Submitted manuscripts should not have been published previously, nor be under consideration for publication elsewhere (except conference proceedings papers). All manuscripts are thoroughly refereed through a single-blind peer-review process. A guide for authors and other relevant information for submission of manuscripts is available on the Instructions for Authors page. Coatings is an international peer-reviewed open access monthly journal published by MDPI.

Please visit the Instructions for Authors page before submitting a manuscript. The Article Processing Charge (APC) for publication in this open access journal is 2600 CHF (Swiss Francs). Submitted papers should be well formatted and use good English. Authors may use MDPI's English editing service prior to publication or during author revisions.

Keywords

  • nanostructures
  • surface’s functionalisation
  • biocompatible materials
  • antimicrobial
  • medical devices

Published Papers (2 papers)

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Research

12 pages, 1604 KiB  
Article
Coating of Neural Electrodes with Platinum Nanoparticles Reduces and Stabilizes Impedance In Vitro and In Vivo in a Rat Model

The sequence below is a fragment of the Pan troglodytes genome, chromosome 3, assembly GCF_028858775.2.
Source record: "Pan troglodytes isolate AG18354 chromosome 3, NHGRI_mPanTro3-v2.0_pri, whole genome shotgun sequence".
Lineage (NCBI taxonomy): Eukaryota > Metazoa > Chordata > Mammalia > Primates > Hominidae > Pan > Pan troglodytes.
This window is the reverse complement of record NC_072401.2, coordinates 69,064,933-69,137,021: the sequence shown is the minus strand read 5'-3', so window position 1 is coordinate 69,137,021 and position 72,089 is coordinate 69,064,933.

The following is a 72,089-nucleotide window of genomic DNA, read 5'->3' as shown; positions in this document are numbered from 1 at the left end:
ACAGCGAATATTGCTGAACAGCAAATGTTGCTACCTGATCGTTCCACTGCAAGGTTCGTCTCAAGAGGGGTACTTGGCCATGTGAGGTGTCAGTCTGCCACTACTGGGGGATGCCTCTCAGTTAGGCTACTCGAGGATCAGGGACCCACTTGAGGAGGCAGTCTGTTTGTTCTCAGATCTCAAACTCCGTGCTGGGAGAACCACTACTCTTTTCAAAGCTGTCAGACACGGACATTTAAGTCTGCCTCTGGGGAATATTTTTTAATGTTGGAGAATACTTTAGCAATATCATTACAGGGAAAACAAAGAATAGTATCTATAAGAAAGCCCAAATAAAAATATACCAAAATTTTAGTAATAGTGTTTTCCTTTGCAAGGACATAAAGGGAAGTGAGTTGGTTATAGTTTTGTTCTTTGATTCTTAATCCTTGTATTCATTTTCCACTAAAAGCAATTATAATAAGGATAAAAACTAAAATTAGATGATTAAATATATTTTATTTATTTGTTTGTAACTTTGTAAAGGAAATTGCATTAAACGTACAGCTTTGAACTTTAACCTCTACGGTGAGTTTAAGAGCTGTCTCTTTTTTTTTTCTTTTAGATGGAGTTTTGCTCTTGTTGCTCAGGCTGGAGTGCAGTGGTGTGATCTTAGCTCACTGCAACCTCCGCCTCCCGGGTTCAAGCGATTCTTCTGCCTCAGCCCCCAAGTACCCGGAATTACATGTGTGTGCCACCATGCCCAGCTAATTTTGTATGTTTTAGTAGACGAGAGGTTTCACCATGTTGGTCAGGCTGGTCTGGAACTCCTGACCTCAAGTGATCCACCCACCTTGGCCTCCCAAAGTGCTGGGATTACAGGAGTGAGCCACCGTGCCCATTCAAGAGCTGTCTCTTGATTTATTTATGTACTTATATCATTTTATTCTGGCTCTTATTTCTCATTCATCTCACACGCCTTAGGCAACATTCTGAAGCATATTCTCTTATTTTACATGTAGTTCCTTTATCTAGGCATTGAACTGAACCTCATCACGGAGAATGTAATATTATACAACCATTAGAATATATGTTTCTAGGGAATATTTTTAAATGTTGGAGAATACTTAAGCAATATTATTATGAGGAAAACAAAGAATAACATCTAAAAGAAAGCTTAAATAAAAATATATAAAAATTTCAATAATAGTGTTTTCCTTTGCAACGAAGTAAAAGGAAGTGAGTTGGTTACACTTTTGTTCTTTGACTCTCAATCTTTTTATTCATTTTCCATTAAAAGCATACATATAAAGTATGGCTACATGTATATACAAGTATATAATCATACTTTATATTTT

by Svilen D. Angelov, Christoph Rehbock, Vaijayanthi Ramesh, Hans E. Heissler, Mesbah Alam, Stephan Barcikowski, Kerstin Schwabe and Joachim K. Krauss
Coatings 2024, 14(3), 352; https://doi.org/10.3390/coatings14030352 - 15 Mar 2024
Viewed by 1062
Abstract
The efficacy of electrodes that are chronically implanted and used in the context of deep brain stimulation (DBS) for the treatment of neurological disorders critically depends on stable impedance. Platinum–iridium electrodes were coated with laser-generated platinum nanoparticle colloids (PtNPs) via electrophoretic deposition using [...] Read more.